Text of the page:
According to Norm Hann, right now is the optimal time to stand-up paddle the Howe Sound. This statement, made by anyone else, would be much less meaningful. Coming from Norm, however, who was cited in Explore magazine, as “Canada’s most experienced stand-up paddler,” I took it seriously. Despite his high level of expertise, he is kind and approachable. He shares a blog on his website, gives talks, has been featured in two films and in many magazine articles. He loves to teach and coach, having spend countless hours personally guiding tours and connecting with his clients and the water. It is clear that his skill was born from a deep love of sharing and connecting with the natural world and the people who inhabit it.
“I think we’ll look back on these times fondly,” He said.“When there wasn’t that many people out, because I really see huge growth from the ocean side.” From a business perspective, this might seem like great problem to have (and I’m sure it is). However, Norm is in the business of creating memories, experience, and connection, not just selling SUP tickets. “My goal with the paddleboarding has been to teach ocean safety, that’s always number one, making sure people are safe when they go out there, teaching some skills, then giving people the opportunity to explore and connect with the land. So they can form their own experience and see Squamish in a different way. So many people are used to the biking, climbing, the Chief, the Gondola, skiing — a lot of land based activities, but to get the perspective you get from a harbour tour or a Coffee Run is totally different. People are usually surprised by how much they enjoy it.”
Like most Squamish residents, Norm is not native to the area. He made the great migration west from Ontario in the late 90’s, originally moving to North Vancouver. When a room opened up with a friend in Brackendale, he jumped on the opportunity. “It fit me really well because I come from a small town and it had that small town feel to it. Usually I do a lot of things by feel, what feels right in my heart, and I thought that this feels really good.” Since that initial move, he made Squamish home. It wasn’t until 2008, when a major rock slide left Highway 99 closed, that he first accessed Squamish by water.
He never forgot that spectacular view and eventually decided to root the heart of Norm Hann Expeditions in Squamish. Over the course of his years here, the town has been undergoing many changes. One of the most inspiring changes he’s witnessed has been the revival of the Howe Sound. Even this year compared to the last, Norm has noticed major changes in the wildlife. With the return of the heron, they have set an important foundation for the food chain, and are bringing larger animals with them. Based on these changes, he predicts major improvements still for the Sound.
“Seeing the life come back after it had basically been declared a dead zone for 50 or 60 years, it’s an amazing story. It’s been on a real steep curve for growth and we’re just on the front end. I tell people, if you give the Sound another 10 years and look after it and manage it properly, there will be whales regularly coming in. We’ll probably have whale watching tours. That’s what I envision Howe Sound will be like as it really starts to come back and we’re just at the front end.” But this optimistic future isn’t certain. The ongoing plans to construct a liquified natural gas facility in the former Woodfibre pulp mill could mean an industrial future for the Sound. For Norm, his business, and anyone who loves to get out on the water, the potential consequences could be devastating.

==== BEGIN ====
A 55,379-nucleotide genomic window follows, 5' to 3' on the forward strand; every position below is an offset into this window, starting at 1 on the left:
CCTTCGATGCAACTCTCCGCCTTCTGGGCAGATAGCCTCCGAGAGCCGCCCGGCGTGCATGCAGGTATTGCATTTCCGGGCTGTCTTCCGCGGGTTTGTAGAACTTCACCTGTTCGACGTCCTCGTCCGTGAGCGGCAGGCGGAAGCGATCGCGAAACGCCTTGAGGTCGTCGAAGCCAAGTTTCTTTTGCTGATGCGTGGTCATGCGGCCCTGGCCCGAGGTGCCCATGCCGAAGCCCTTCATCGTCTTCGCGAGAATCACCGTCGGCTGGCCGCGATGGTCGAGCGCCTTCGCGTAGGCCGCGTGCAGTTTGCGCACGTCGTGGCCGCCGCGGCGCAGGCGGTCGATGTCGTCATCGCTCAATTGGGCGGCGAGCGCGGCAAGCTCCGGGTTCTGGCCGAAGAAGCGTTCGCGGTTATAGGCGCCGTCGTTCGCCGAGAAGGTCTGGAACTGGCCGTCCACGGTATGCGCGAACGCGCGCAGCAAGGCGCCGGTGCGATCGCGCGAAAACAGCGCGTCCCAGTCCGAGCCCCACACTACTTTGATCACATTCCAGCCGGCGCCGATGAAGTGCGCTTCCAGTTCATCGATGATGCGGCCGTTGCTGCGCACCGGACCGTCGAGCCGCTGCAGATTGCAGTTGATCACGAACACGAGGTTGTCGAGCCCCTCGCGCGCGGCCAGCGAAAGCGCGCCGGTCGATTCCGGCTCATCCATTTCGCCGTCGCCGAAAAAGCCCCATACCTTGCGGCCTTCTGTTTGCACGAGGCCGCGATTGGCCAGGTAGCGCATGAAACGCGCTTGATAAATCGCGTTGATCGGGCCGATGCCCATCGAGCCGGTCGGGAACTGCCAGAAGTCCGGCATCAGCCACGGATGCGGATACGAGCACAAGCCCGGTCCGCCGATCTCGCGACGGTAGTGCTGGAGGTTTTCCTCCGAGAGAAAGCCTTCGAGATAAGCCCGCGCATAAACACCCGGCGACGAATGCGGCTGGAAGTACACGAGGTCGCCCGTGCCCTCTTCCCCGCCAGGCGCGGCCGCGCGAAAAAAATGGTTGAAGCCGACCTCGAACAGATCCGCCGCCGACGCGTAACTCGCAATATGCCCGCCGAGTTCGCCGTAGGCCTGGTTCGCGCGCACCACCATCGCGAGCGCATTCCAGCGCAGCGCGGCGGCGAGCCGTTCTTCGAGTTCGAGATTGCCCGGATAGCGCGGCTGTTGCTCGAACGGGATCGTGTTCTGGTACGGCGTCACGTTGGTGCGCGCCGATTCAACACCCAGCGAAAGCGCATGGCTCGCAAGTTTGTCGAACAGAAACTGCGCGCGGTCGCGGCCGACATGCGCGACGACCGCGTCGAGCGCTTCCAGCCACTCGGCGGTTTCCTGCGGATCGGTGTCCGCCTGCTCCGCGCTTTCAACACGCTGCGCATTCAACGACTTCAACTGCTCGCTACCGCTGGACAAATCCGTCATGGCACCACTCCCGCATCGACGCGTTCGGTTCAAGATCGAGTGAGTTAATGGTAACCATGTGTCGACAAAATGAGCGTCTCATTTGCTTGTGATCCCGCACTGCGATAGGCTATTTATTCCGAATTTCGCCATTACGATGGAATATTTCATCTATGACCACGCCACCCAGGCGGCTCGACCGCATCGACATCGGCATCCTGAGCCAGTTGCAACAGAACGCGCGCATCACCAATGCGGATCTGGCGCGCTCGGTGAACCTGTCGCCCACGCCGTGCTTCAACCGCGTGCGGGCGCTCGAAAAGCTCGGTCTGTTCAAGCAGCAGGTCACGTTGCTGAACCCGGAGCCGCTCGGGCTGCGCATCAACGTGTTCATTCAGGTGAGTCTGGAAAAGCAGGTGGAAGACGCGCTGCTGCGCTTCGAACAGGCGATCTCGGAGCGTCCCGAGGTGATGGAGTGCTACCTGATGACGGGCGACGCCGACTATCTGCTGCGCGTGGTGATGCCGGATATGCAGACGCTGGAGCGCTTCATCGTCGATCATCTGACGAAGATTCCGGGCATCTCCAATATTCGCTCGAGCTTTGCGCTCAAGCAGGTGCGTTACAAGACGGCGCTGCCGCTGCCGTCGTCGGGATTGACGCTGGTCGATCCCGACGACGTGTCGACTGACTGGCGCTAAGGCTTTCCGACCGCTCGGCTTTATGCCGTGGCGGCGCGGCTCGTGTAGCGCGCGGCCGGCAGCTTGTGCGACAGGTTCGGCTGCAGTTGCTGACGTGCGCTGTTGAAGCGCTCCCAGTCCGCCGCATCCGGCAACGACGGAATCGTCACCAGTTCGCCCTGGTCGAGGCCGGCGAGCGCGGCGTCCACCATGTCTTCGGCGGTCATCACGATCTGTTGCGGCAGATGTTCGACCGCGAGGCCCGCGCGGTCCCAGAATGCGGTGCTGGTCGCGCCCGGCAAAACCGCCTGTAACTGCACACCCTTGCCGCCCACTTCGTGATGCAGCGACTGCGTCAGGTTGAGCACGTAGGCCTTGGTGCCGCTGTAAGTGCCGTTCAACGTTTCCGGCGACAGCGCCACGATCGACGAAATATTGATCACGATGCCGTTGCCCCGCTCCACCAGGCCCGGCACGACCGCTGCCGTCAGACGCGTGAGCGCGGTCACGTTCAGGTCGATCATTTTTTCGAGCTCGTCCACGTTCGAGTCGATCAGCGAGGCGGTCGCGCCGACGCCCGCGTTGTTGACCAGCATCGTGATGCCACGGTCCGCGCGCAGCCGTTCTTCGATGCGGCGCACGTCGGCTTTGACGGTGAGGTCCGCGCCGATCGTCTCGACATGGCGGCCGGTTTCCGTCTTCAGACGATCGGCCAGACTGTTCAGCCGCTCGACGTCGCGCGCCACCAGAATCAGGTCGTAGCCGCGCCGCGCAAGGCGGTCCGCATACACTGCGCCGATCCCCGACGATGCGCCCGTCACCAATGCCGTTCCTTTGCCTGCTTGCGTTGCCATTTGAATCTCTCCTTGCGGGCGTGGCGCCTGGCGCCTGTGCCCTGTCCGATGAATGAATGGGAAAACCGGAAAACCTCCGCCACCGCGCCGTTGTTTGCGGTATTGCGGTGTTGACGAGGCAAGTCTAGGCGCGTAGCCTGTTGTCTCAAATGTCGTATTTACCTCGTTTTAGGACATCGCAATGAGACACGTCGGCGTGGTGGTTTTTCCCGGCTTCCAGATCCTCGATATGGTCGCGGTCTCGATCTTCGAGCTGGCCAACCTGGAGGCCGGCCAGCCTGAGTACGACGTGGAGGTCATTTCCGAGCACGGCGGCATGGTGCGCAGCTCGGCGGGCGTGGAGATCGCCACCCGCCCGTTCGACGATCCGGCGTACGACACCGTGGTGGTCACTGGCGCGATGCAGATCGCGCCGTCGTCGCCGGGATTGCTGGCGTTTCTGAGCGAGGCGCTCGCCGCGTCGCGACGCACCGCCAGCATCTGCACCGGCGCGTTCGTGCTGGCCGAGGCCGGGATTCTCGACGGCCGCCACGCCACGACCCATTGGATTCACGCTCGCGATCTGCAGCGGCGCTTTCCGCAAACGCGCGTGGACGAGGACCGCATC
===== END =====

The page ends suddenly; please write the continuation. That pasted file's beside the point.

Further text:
When I asked him how we get people inspired about environmentalism and conservation, he said we don’t.“I think what you have to do is: not talk about environmentalism — because then people say “yay” or “nay”. The best way to get people to be concerned about what’s happening out here is to have them experience the land and the ocean. You can’t explain or describe to somebody what it’s like to get out on Howe Sound in the morning when it’s flat calm and the sun’s rising and there’s harbour seals and whales. These really powerful environments that we have — the forest, the ocean, the mountains — they have the power to affect you emotionally. You can interpret the land for them, and that’s what a good guide will do, and then after that they get inspired.”
While there are many ways to experience the water, SUP is exciting because of the versatility of the experience. It can mean a quiet morning float or an active adventure, truly a sport for all ages and skill levels. Additionally, the trip prices include all necessary gear, so all you have to do is show up! Norm Hann Expeditions offers several trips in the Sound, with the Howe Sound Tour and Coffee Run being the most popular. The stunning Coffee Run is a unique point-to-point tour by shuttle, in partnership with Galileo Coffee Company, that runs about 3 hours. For those of us looking for something quicker, the Howe Sound Tour offers a relaxing alternative, running at about 2 hours. If you’re looking for more instruction than tour, the Intro to Stoke class is for you. So get out there and get inspired! No matter who you are, there is much wisdom to gain from connecting with our land, while we still have the chance.
- Stay at Sunwolf to relax in rustic luxury after you paddle.
- Norm Hann Expeditions, SUP tours and dates.
- Learn more about the Howe Sound Woodfibre LNG project
- Norm recommends A Whale in the Door by Pauline le Bel, a history of the Howe Sound told from the first nations perspective.